David Wilton playing the bag-pipes at the switch on of Whitelee wind-farm, Europe’s largest onshore wind-farm. The farm will power 180,000 homes.

Scottish Power Pipe Band.

The visitor Centre is only 20 minutes from Glasgow and it has lots of interest for visitors of all ages. It is the access point to over 90 kilometres of trails for cycling walking and other outdoor activities.

Look at what the wind has blown in. The Motorhomers, Francie and Josie, had stopped off at the Visitor Centre. The girls were having coffee, with home baked fruit scones, butter and strawberry jam. Jessie was bringing Phemie up to date with the neighbourhood gossip, she was saying;

‘Sadie’s had anither wee wean, Phemie, that’s her wi’ three weans noo,’ she said. ‘When is she ever goin’ tae stop, Phemie?’ she was asking.

‘Is that the same wee lassie that left the breast fed wean on the bus, Jessie?’ asked Phemie

‘Aye, Phemie, that’s her,’ said Jessie. ‘She had a Caesarean, Phemie,’ she said.

‘Och, Jessie, I might have known,’ said Phemie. ‘Whit nationality is that again, Jessie?’ she asked.

‘I think it’s Italian, Phemie,’ Jessie said.

‘Och, I should have known that,’ said Phemie.

The lads were out on the observation deck overlooking the huge moorland site. It was a beautiful day, they could see on the horizon the mountains on the Island of Arran. Francie was being inquisitive;

‘Josie, the big whirligigs are no’ goin’ roon’ an’ roon’ today. Why is that, Josie, an’ whit are a’ yon bag-pipers daein’ here?’ he asked.

‘Och, so ye’re goin’ a’ green today, Francie, ye’re wantin’ tae test my environmental mentality, are ye? Well, Francie, as ye can see, there’s nae wind blowin’ today. Scottish Power are tryin’ oot a wee experiment tae see how many bag-pipers it takes tae generate enough wind tae turn yin o’ yon big whirligigs. The pipers have been told tae blow their brains oot until either yin o’ yon big whirligigs starts tae turn, or a’ the pipers’ bags have bursted, ye know, Francie?’ said Josie.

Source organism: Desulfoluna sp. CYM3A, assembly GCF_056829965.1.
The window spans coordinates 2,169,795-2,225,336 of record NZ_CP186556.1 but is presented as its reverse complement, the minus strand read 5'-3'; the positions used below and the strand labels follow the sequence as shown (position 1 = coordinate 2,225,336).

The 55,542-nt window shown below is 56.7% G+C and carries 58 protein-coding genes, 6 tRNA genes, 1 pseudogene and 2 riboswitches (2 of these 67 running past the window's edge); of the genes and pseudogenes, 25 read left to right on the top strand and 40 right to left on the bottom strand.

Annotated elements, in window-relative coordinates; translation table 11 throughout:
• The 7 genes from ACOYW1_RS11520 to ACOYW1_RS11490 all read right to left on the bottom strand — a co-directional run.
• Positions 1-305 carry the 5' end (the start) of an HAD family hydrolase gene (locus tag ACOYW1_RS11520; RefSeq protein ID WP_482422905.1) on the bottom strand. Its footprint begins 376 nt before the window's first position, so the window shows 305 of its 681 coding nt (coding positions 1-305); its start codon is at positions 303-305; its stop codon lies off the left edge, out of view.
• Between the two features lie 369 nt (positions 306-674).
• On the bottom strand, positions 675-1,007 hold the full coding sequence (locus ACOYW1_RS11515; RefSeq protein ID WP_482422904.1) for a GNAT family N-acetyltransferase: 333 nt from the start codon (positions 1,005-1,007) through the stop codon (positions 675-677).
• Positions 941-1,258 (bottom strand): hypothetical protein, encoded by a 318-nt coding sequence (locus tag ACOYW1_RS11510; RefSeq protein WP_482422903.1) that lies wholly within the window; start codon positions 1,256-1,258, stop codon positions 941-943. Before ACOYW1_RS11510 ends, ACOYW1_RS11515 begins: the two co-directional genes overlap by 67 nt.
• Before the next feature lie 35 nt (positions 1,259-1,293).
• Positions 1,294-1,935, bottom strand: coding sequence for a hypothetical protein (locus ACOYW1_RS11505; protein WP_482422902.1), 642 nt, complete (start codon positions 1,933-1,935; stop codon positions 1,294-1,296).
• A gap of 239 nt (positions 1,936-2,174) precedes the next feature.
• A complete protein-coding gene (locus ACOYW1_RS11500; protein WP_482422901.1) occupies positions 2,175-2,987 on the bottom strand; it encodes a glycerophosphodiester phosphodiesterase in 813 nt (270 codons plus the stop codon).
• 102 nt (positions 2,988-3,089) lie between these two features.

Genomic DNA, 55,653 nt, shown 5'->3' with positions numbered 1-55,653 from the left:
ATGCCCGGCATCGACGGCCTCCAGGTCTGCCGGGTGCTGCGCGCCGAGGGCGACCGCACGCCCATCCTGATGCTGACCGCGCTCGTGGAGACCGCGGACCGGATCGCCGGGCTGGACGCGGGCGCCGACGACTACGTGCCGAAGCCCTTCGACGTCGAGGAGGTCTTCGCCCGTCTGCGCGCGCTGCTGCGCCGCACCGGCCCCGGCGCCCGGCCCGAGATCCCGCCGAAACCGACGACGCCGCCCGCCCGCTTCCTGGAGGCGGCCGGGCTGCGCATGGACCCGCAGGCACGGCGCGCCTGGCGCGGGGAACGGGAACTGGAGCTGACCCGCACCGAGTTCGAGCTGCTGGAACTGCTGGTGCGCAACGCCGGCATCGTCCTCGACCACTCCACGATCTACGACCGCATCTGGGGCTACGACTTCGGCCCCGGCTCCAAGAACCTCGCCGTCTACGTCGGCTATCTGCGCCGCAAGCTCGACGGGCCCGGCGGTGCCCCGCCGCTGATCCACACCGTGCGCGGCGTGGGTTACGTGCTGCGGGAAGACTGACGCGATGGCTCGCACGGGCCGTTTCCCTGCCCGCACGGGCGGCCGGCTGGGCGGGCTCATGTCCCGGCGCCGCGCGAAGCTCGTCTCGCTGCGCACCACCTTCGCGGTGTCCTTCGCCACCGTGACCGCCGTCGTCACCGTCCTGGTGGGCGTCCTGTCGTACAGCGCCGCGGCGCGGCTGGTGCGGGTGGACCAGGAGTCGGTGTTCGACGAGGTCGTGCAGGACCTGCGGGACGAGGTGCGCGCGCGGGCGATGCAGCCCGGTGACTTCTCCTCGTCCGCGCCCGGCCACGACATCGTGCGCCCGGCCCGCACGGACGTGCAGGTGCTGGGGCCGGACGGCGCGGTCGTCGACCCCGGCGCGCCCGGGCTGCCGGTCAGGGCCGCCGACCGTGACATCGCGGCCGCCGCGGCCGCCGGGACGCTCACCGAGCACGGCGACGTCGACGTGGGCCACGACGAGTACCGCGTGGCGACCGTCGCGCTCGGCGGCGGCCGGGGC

‘Sure, Josie, sure, Josie, I know whit ye mean, Josie,’ said Francie.

Chris Hoy, shooting the breeze with the weather girl, Heather Reid.

Heather wi’ the weather.

‘Hullo there,’ she says tae me as I’m sittin’ doon tae take my tea
Abune her croon her hair sae broon
Her eyes as bricht as the peacock’s feather
Fair skint or bare skinned I dinnae mind the lassie lookin’ in on me
She’s my tea-time treat a richt wee sweet
She’s my bonnie Heather wi’ the weather.

‘The wind,’ she says, ‘is gonnae be severe.’
An’ I can hear my auld belly rumblin’
Fu’ o’ cockaleekie soup an’ cabbage an’ neeps
An’ a steak that’s as tough as auld leather
The wife says tae me, ‘that’s the last time that ye’re
Gonnae hae spicy apple crumbling’
I couldnae haud it in I had tae let it oot
Phew! My bonnie Heather wi’ the weather.

‘For golfers doon in the toon o’ Troon,’ she says
‘Ye can put yer brollies doon
The sun’s here tae stay fermers are at the hay.’
Sure she’s a richt wee blether
A lad in a pool drooked like a fool says,
‘I’m getting’ oot o’ this afore I droon’
There’s jist nae way they can blame their day on
My bonnie Heather wi’ the weather.

‘Hail, rain, sleet or snaw, ‘specially in the East o’er in Kirkcaldy
Mair o’ yer mist an’ yer hoar an’ yer dreich
Have a wee rub o’ yer lucky white heather.’
Go on my wee lassie let it a’ oot, go on bonnie lassie gie them laldy
Ne’er a day passes I reach for my glasses tae see
My bonnie Heather wi’ the weather.

Joe Sharp.

To purchase the Aventures of Francie and Josie, click here.

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